Current Research in Speculative Fiction (CRSF), held at the University of Liverpool is an annual conference organised by postgraduate students for postgraduate students, designed to promote the research of speculative fictions including, but not limited to science fiction, fantasy and horror.
The conference was first held in 2010 at the University of Liverpool and has been held annually since, attracting an international selection of speakers from as far afield as Turkey and the USA. The conference aims to provide a welcoming and friendly atmosphere for researchers who are at the very beginnings of their fields to test ideas, network with others, and gain valuable conference experience.
The 2014 Conference Photo (courtesy of CRSF)
CRSF’s aim is to showcase some of the latest developments in this dynamic and evolving field, by providing a platform for the presentation of current research by postgraduates. The conference will also encourage the discussion of this research and the construction of crucial networks with fellow researchers.
The 2014th edition had Keynote Lectures from:
Dr. Mark Bould (University of the West of England)
Prof. Roger Luckhurst (Birkbeck University London)
Now in its fourth year, CRSF attracts an international selection of delegates and provides a platform for postgraduate students to present their current research, encourages discussion with scholars in related subjects and the construction of crucial networks with fellow researchers. The University of Liverpool, a leading centre for the study of speculative fiction and home to the Science Fiction Foundation Collection, hosted the conference. CRSF is interested by speculative fiction, including, but not limited to, on the following topics:
•Alternate History •Alternative Culture •Anime •Apocalypse •Body Horror •Consciousness •Cyber Culture •Drama •Eco-criticism •Fan Culture •Gaming •(Geo)Politics •Genre •Gender •Graphic Novels •The Grotesque •The Heroic Tradition •Liminal Fantasy •Magic •Meta-Franchises •Morality •Monstrosity •Music •Non-Anglo-American SF •Otherness •Pastoral •Poetry •Politics •Post-Colonialism and Empire •Proto-SF •Psychology •Quests •Realism •Sexuality •Slipstream •Spiritualism •Steampunk •Supernatural •Technology •Time •TV and Film •Urban Fantasy •Utopia/Dystopia •(Virtual) Spaces and Environments •Weird Fiction •World Building •Young Adult Fiction.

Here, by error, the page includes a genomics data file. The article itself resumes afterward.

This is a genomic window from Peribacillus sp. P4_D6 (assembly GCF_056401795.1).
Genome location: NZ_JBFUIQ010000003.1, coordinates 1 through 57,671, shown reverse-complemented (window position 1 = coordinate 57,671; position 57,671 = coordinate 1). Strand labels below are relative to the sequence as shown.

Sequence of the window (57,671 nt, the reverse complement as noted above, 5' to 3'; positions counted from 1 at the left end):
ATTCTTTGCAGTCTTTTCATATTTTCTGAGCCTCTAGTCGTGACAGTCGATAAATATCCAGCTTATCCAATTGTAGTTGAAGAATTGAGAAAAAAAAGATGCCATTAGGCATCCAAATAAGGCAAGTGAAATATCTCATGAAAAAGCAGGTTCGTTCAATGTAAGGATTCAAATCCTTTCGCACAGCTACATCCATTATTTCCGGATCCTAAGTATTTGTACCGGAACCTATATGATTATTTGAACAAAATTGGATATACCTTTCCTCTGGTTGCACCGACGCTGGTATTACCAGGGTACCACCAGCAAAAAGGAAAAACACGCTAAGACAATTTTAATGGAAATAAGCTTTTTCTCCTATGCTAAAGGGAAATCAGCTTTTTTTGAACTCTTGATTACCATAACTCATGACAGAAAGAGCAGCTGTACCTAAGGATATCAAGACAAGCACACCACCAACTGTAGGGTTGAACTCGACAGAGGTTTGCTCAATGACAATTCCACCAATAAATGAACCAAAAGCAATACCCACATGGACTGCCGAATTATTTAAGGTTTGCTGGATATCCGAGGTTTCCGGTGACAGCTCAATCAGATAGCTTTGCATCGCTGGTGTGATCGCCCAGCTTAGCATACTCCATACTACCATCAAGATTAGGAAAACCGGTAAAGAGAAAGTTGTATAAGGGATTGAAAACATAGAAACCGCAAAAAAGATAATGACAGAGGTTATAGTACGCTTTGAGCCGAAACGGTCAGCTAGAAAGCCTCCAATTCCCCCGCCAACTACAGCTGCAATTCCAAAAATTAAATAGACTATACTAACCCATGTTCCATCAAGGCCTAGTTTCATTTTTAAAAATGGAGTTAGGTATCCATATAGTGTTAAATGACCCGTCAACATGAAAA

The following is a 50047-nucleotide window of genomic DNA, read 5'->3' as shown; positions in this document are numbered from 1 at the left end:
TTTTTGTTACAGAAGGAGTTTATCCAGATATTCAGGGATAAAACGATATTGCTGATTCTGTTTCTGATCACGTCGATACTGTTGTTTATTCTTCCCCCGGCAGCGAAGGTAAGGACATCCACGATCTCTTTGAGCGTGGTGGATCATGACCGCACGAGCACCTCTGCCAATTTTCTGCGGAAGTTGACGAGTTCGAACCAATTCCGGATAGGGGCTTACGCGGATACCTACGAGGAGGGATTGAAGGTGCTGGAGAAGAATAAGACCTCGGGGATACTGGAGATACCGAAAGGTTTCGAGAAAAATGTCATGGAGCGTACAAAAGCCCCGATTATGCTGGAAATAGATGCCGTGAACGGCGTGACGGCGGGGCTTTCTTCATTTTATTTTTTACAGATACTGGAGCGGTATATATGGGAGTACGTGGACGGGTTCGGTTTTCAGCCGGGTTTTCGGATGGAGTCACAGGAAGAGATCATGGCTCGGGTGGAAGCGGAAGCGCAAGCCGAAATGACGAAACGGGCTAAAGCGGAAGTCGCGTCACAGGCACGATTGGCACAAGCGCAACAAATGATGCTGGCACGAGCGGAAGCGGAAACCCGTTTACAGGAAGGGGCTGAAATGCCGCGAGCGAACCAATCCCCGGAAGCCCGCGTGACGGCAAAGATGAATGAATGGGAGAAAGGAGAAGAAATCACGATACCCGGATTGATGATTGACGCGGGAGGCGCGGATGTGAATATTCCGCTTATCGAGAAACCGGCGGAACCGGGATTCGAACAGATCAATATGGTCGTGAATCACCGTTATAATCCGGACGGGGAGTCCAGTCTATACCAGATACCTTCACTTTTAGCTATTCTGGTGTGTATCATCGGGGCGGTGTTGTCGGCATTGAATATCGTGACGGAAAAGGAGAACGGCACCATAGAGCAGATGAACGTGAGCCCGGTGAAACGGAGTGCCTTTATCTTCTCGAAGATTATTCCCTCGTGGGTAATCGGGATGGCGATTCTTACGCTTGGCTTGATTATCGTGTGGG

CRSF 2014 Team
Chair – Glyn Morgan
Administration and Resources – Leimar Garcia-Siino
Treasury – Molly Cobb
Consulting – Dr. Chris Pak, Michelle Yost
Glyn Morgan is a doctoral student in the School of English at the University of Liverpool, his research is on non-mimetic depictions of the Holocaust. He has an MA in Science Fiction Studies and a BA in English Language and Literature, both from Liverpool University. He has numerous reviews and articles either published or pending. He has been chair of the CRSF conferences since their inception in 2011. Further details on Glyn’s research interests and activities can be found at www.glyn-morgan.blogspot.com.
Leimar Garcia-Siino is a second year doctoral student at the University of Liverpool whose research in fantasy genre theory explores the structural and functional similarities between modern fantasy and metafiction. She also has an MA in Science Fiction Studies from the University of Liverpool and a BA in Secondary English Education from the University of Puerto Rico. She published her first article in 2012 for the academic journal Hélice on metafantasy in George R.R. Martin’s A Game of Thrones, and has other reviews and SF-related translations pending publication.
Molly Cobb is a doctoral student at the University of Liverpool currently researching the impact of the Cold War on representations of identity in the 1950s work of Alfred Bester. She also has an MA in Science Fiction Studies and a BA in English Language and Literature, both from the University of Liverpool. She was a contributor to work done on E.C. Tubb and has work published in anthologies regarding him.
Chris Pak is currently in his final year of postgraduate research into the philosophical and political intersections of terraforming as an environmental literature. He was awarded the 2011 Foundation essay prize and has had articles and reviews published in Foundation and Green Letters, along with chapters in collections of essays including Postnational Fantasy. He is the current liaison between the SFRA and ASLE-UKI. For more information regarding activities and publications (with links to online articles), visit www.chrispak.webs.com.
Michelle Yost is a third-year doctoral student at the University of Liverpool currently researching the history and development of the hollow earth narrative in the nineteenth century, supervised by Prof. David Seed. She was a contributor to the SFE3, and more information about her research can be found on her blog at http://thesymzonian.wordpress.com.